Shershev Yzkor Book  - Chapter 1





In the period of the former Polish Republic, Shershev belonged to the Voievodshaft (Province) of Brisk-Litovsk.  Jews are already mentioned as being in Shershev in 1583. In agreement with the resolutions of the Lithuanian Council in 1623, Shershev belonged to the Area of Brisk.  In 1766 there were 973 Jews in Shershev. In the Revision (Census) List of 1847 the Jewish community of Shershev numbered 3,773 souls. In the census of 1897 Shershev had 5,079 inhabitants, of whom 2,553 were Jews.


The Russian-Jewish Yevreyskaya Entsiklopedia of Brokhaus-Efron, vol.16, p.14 states that in 1910 there was a Talmud Torah in the town of Shershev.


In the chapter entitled "The textile industry in Bialystok up to 1880", which Mr. Avrum-Shmuel Hershberg published in the second volume of "Pinkes Bialystok" (New York, 1950), among other things, in pages 19-20 the following facts about textile factories in Shershev (province of Pruzhany) are given:


In the town of Shershev there was a wooden building, rented from a local inhabitant. The factory of the first merchant (of this guild), Shaul Levin, was set up in 1818 as a weaver’s shop with five looms. In 1828 it produced cloth, in dark-green, blue and black colors, of quality higher than that used for soldiers uniforms. Production included: 190 pieces, 4,750 arshin (a measurement of length 1 arshin = 28 inches); beyke [a kind of cloth] and flannel 22 pieces, 730 arshin; woolen blankets, each of them three arshin in length: 850 pieces. These wares were sold in various Russian towns. The number of workers hired was 41, of both sexes, (freely bargained for). Among them were 21 Jewish men and 12 Jewish women.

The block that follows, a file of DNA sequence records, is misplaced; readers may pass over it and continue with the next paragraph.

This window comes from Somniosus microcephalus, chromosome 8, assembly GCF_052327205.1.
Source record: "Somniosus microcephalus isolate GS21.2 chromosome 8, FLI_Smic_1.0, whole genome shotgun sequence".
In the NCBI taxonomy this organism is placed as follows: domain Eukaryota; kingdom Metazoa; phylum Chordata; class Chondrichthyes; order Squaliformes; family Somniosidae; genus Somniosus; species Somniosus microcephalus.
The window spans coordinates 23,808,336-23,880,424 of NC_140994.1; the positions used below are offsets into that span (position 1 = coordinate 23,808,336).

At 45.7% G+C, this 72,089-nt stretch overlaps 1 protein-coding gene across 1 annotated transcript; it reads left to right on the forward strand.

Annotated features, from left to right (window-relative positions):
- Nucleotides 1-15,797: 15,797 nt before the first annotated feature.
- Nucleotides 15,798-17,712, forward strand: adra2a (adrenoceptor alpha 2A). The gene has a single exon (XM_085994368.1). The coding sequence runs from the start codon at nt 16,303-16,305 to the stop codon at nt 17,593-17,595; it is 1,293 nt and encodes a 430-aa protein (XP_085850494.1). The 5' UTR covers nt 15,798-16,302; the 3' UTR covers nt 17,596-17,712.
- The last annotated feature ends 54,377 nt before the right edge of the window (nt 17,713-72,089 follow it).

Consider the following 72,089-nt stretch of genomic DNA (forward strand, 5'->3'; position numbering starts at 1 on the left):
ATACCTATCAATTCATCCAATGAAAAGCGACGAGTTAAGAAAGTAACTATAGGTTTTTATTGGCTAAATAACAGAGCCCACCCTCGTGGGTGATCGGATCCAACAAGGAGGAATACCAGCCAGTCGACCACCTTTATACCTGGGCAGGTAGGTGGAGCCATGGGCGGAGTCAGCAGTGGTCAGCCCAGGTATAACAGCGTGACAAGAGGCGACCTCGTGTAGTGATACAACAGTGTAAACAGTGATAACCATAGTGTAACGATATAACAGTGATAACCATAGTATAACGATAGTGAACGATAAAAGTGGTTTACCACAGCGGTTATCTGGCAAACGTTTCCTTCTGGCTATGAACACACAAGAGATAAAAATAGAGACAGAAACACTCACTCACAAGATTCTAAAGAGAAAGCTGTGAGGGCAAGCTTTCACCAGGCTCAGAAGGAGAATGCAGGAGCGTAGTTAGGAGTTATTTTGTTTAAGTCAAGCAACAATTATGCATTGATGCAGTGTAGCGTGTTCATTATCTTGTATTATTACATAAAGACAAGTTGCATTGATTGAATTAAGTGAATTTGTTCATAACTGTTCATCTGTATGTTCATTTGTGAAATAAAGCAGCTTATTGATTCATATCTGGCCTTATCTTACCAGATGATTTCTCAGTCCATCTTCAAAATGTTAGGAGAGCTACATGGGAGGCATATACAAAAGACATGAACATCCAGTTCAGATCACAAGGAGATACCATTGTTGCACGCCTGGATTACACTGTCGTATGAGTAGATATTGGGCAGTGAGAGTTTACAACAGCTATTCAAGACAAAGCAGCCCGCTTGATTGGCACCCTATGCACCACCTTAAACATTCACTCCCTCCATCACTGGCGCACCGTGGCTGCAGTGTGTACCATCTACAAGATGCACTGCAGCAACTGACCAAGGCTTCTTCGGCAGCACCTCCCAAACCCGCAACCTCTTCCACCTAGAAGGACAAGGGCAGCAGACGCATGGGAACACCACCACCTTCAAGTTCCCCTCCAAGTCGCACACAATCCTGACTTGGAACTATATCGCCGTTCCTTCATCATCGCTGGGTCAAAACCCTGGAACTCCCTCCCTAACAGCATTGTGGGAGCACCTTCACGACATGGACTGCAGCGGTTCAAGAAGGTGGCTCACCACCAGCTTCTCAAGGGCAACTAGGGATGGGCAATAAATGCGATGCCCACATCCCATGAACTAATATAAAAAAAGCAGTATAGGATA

In the same town, Yosl Tukhmakher set up in 1828, in a rented house, a weaver’s shop with one loom. In 1828 it produced cloth in dark-green, blue and black of quality higher that that used for soldier’s uniforms: Production included 8 pieces, 184 arshin; flannel: 15 pieces 525 arshin; blankets: 500. The merchandise was sold in various Russian towns. The number of workers was 16, including Yosl Tukhmakher himself, who was the master. All the workers were Jews, 8 men and 7 women.